Reciprocity – the idea that foreign countries will treat all US citizens equally and without discrimination just as their nationals would be treated at American ports of entry – is a key element of the VWP.

And US officials often stress that “blue is blue”, referring to the colour of the American passport and all the privileges it entails regardless of the passport holder’s background.

Last week, US and Israeli officials signed a memorandum of understanding to facilitate Israel’s entry into the programme before a final decision is made at the end of September.

However, even if fully implemented as intended, experts said Israel’s admission into the programme could still possibly violate the US Constitution, which requires equal treatment under the law.

For instance, the memorandum, a copy of which was shared with Al Jazeera, acknowledges Israel’s right to deny admission to Americans based on “legitimate security concerns”, a caveat that advocates say Israel may easily abuse to target Palestinian rights supporters.

Abed Ayoub, executive director of the American Arab Anti-Discrimination Committee (ADC) advocacy group, said the security exception raises several worrying questions.

“If Israel says a certain traveller has a security issue, will the US government start using that adversely against that person? This opens up so many concerns. And it’s just shocking that it has even come this far,” Ayoub told Al Jazeera.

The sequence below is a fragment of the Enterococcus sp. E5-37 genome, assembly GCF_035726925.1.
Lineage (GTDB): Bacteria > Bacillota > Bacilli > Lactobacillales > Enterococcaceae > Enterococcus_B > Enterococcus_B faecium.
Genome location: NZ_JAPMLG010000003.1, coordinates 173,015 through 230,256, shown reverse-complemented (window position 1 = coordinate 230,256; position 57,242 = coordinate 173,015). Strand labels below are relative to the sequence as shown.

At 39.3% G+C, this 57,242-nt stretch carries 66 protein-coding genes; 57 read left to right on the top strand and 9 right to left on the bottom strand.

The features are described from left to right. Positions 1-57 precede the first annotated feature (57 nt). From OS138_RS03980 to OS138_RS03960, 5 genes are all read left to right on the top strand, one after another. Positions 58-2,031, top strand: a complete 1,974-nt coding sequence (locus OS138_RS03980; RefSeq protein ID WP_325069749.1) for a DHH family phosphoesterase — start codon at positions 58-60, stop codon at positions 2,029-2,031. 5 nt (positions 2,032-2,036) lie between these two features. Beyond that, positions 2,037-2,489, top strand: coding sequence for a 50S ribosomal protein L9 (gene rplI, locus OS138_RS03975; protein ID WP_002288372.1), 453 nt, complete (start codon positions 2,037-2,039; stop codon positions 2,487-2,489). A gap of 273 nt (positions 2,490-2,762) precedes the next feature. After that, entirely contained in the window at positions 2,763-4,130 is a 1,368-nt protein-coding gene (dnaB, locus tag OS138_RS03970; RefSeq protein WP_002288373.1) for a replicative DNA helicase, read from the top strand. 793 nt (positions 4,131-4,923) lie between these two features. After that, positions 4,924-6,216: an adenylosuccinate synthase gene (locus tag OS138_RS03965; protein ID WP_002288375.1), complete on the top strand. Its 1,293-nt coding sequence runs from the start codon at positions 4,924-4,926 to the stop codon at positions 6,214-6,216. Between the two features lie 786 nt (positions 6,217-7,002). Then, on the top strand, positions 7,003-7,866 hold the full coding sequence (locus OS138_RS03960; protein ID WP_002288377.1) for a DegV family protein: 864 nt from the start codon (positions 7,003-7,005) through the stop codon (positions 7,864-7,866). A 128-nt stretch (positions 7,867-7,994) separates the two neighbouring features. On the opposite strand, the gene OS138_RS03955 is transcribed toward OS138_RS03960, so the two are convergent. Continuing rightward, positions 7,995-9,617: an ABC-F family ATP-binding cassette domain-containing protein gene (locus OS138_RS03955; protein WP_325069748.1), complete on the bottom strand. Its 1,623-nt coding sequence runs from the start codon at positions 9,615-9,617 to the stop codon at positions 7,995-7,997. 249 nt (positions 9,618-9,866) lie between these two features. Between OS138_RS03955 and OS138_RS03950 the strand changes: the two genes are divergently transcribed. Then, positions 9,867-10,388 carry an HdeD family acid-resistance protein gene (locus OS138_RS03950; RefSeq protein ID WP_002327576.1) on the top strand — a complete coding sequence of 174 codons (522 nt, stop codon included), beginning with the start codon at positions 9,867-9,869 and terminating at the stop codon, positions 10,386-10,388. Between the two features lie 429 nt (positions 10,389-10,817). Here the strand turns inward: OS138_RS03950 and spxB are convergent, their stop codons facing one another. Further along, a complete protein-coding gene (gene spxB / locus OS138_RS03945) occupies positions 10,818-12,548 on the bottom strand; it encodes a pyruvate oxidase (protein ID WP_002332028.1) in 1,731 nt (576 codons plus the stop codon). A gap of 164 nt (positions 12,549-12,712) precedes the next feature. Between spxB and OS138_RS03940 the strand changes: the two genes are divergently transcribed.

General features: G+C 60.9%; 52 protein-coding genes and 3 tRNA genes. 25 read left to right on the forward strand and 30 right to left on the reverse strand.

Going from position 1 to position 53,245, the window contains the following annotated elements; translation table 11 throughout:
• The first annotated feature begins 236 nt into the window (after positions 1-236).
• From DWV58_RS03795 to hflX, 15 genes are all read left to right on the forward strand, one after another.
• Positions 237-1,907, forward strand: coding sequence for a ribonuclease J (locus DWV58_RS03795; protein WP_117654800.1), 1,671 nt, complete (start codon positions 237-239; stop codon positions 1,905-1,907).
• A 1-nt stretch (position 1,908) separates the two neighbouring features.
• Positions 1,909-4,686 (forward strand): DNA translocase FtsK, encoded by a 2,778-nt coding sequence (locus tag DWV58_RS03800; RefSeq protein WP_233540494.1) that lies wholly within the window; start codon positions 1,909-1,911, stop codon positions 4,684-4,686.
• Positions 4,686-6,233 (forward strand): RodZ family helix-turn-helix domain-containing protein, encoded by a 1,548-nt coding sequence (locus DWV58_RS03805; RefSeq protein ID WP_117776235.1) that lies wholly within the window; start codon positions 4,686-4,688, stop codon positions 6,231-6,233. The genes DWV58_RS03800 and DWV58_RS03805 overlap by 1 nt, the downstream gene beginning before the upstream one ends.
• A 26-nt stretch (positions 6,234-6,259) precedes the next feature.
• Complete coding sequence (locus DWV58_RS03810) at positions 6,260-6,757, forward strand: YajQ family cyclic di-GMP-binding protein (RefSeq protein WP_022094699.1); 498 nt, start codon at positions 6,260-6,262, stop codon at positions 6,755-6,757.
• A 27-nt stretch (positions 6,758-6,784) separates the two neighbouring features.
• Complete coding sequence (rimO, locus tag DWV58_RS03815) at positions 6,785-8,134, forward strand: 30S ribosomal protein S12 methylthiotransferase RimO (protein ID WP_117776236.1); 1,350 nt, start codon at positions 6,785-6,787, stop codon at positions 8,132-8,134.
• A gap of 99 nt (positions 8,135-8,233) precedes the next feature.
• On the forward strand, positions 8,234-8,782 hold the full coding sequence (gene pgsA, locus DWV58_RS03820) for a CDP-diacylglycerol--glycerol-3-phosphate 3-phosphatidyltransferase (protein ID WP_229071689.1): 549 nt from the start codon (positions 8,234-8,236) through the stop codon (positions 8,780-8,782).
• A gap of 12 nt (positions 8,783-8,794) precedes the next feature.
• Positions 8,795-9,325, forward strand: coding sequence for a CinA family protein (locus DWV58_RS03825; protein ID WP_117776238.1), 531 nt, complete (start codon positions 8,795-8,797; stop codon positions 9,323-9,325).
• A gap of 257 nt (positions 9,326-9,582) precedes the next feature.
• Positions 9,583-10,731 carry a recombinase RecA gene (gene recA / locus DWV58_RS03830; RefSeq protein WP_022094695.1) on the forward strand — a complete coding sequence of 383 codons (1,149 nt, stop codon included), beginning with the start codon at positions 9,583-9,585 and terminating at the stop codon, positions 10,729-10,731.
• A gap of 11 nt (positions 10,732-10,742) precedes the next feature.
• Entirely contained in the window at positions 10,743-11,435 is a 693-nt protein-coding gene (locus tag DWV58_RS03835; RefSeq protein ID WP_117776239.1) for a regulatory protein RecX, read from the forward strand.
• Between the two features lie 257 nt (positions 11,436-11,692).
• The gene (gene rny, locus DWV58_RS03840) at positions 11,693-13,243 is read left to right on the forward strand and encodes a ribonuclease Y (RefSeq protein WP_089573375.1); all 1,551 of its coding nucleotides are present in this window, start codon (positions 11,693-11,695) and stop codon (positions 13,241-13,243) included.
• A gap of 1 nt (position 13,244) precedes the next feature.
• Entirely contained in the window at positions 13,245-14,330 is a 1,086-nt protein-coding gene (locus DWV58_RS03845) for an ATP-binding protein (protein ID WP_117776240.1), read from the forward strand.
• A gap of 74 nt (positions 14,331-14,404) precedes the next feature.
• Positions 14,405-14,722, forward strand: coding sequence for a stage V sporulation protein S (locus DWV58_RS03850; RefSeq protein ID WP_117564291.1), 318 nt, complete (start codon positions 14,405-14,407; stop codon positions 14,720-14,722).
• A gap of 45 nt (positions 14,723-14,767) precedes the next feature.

Ayoub added that the entire push for Israel to join the VWP is unprecedented. “The US is essentially creating a second class of US citizens there. This is a sign-off on the apartheid policies,” he said.

‘Different categories of people’

The memorandum, which does not impose formal requirements on either the US or Israel, does not grant Americans the right to enter or exit the Gaza Strip even if they are residents of the besieged Palestinian territory.

Often described as the world’s largest open-air prison, Gaza has been blockaded since 2005 by Israel, which controls most of the territory’s land crossings, airspace and territorial waters. Egypt, which controls one crossing into southern Gaza, has also mostly closed that border.

Zaha Hassan, a human rights lawyer and fellow at the Carnegie Endowment for International Peace, said Washington is practically sanctioning the indefinite closure of Gaza and enshrining it into the VWP.

She added that the memorandum of understanding sets up different rules for Gaza, the West Bank and Israel, overlooking the fact that the Israeli government controls the entire territory between the Jordan River and the Mediterranean Sea.